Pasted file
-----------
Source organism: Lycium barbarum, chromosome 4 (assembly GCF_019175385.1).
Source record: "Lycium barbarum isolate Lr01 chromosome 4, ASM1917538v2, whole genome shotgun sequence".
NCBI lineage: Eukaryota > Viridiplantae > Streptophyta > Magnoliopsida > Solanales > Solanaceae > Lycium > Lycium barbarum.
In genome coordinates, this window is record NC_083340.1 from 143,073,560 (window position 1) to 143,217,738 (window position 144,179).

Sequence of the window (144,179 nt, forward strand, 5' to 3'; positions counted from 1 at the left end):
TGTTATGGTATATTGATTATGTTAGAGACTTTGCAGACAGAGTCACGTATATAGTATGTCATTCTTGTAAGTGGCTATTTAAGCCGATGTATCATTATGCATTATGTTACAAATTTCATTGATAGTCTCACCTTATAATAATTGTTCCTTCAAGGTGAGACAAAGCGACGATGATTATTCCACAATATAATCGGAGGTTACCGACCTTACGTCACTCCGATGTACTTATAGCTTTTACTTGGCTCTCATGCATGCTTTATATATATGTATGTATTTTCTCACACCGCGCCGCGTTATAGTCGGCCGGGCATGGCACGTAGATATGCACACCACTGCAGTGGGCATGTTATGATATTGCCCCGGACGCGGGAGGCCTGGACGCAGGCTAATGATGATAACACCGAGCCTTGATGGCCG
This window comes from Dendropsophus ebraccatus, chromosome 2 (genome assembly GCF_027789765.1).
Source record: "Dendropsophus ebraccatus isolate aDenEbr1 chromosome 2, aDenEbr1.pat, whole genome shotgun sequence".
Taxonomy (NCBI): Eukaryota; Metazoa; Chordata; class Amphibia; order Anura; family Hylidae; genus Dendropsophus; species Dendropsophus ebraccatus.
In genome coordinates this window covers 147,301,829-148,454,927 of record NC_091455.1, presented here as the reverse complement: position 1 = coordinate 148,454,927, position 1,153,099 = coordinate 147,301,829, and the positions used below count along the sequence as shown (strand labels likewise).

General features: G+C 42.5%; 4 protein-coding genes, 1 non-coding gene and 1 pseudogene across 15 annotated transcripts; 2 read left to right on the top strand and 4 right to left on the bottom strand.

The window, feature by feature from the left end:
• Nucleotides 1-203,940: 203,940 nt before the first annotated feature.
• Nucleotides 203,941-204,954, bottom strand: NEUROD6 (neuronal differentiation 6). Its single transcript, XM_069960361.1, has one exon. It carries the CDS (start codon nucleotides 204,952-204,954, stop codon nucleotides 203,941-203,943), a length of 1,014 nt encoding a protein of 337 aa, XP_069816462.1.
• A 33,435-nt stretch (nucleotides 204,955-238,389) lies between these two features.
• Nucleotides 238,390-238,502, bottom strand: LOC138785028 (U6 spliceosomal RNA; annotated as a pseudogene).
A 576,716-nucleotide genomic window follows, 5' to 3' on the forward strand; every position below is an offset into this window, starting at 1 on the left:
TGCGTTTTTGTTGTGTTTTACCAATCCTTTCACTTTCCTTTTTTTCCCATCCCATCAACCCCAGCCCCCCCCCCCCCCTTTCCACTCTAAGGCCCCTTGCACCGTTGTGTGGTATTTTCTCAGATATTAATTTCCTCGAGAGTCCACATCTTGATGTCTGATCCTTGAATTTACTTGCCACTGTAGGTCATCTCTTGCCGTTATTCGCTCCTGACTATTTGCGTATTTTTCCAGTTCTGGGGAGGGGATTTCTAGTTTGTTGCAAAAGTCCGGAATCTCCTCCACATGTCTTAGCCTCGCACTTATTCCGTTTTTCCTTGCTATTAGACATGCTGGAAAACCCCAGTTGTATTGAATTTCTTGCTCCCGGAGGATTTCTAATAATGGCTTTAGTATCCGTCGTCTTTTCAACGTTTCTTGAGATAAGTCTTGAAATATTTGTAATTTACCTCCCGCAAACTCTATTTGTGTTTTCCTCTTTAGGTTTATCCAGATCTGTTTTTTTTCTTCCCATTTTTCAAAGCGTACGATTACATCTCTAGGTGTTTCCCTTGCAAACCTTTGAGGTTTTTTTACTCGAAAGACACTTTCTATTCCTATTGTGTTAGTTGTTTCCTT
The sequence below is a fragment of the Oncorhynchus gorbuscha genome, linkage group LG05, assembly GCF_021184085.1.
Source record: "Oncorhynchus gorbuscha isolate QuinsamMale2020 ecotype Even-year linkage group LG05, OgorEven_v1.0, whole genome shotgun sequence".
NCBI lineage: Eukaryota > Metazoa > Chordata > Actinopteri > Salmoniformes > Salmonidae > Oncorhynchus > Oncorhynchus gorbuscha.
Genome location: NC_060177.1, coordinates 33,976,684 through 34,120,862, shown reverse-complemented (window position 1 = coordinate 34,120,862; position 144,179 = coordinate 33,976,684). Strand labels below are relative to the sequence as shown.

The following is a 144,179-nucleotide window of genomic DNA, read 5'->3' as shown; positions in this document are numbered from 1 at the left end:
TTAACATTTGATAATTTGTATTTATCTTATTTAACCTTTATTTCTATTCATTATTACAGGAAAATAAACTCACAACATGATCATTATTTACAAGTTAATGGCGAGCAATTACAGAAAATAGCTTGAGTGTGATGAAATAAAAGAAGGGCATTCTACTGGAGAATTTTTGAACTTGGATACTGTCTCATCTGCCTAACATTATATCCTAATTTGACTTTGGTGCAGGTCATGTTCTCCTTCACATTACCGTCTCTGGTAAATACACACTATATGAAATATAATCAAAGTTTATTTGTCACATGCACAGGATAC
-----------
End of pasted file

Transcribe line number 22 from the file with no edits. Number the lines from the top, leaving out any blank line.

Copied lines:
Genome location: NC_060177.1, coordinates 33,976,684 through 34,120,862, shown reverse-complemented (window position 1 = coordinate 34,120,862; position 144,179 = coordinate 33,976,684). Strand labels below are relative to the sequence as shown.